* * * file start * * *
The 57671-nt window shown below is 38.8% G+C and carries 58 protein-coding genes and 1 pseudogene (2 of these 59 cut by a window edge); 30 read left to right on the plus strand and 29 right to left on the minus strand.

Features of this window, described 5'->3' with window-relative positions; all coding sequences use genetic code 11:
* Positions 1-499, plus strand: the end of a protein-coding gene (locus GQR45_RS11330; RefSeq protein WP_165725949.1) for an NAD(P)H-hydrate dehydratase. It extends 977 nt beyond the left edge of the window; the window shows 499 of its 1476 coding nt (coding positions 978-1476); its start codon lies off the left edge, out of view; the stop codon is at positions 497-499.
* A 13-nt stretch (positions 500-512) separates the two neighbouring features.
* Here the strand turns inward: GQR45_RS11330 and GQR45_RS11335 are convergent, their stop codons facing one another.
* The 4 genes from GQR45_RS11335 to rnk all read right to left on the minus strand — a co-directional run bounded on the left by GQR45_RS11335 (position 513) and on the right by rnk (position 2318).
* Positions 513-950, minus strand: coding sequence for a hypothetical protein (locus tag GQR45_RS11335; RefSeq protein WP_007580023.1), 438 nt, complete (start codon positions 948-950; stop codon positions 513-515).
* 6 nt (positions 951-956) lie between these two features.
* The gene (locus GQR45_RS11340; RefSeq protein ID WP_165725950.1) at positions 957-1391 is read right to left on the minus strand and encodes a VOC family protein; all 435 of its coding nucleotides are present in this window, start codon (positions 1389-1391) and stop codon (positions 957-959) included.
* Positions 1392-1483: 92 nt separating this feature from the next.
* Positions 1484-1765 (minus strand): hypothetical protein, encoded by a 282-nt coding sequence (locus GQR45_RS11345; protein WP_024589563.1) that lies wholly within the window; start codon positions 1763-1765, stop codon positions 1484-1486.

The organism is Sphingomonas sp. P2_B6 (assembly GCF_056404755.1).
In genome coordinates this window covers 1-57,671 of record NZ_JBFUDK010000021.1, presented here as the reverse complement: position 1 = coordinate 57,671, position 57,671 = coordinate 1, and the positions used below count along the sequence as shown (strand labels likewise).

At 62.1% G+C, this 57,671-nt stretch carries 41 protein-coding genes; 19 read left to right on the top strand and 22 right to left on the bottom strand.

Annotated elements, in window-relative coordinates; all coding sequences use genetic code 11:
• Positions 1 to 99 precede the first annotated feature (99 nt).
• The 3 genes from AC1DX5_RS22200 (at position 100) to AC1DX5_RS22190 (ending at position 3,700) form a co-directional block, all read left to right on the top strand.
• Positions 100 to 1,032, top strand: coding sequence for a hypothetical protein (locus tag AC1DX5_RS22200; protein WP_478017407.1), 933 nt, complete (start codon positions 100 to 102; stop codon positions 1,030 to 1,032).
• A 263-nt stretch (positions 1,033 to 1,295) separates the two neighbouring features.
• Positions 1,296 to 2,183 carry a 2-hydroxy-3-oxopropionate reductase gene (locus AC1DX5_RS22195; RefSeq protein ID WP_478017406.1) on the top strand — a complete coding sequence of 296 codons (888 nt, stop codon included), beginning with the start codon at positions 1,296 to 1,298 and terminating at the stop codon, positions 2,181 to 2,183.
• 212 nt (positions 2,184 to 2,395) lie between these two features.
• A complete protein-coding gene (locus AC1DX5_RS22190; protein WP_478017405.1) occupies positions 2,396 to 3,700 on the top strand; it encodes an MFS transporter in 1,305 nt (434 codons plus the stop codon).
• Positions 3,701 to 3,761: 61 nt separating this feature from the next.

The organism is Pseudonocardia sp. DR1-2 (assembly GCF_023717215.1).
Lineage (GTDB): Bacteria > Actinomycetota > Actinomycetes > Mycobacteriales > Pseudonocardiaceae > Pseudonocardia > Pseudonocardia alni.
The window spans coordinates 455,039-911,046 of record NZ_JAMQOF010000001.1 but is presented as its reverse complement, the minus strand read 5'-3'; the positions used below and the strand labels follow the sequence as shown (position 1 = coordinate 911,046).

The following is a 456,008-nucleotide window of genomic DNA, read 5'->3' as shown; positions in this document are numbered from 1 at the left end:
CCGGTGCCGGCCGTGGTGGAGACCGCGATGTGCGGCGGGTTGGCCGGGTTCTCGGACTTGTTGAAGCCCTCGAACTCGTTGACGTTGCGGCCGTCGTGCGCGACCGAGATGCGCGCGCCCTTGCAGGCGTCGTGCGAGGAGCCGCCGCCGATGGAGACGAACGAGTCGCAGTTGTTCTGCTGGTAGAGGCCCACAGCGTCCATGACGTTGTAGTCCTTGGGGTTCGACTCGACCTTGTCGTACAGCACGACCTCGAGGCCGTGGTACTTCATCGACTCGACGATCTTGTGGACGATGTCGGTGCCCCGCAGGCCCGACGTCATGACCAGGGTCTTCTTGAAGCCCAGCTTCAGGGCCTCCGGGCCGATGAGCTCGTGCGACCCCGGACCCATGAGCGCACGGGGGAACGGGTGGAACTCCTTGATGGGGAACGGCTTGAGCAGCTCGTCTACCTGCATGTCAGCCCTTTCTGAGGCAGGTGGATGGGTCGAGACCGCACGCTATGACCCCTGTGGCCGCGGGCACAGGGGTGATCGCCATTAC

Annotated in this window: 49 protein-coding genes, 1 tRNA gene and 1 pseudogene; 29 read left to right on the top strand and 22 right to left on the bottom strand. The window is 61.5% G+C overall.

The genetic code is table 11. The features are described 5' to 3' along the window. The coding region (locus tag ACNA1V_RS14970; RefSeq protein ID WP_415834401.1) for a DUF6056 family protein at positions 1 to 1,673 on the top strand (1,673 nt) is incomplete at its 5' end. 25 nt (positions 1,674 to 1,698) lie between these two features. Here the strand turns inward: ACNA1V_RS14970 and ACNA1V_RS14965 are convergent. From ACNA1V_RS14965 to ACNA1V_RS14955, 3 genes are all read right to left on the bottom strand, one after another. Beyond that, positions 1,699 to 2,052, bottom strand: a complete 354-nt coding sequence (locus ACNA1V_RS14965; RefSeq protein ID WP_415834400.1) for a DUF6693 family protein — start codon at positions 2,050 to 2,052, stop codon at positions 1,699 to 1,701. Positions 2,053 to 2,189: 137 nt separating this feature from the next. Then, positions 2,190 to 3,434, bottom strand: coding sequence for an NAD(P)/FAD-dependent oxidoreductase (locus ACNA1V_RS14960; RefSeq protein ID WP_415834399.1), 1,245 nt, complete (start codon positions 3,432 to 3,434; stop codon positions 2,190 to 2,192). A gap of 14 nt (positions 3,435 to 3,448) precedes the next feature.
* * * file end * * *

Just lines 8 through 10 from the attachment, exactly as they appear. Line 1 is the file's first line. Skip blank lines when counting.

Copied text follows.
* 6 nt (positions 951-956) lie between these two features.
* The gene (locus GQR45_RS11340; RefSeq protein ID WP_165725950.1) at positions 957-1391 is read right to left on the minus strand and encodes a VOC family protein; all 435 of its coding nucleotides are present in this window, start codon (positions 1389-1391) and stop codon (positions 957-959) included.
* Positions 1392-1483: 92 nt separating this feature from the next.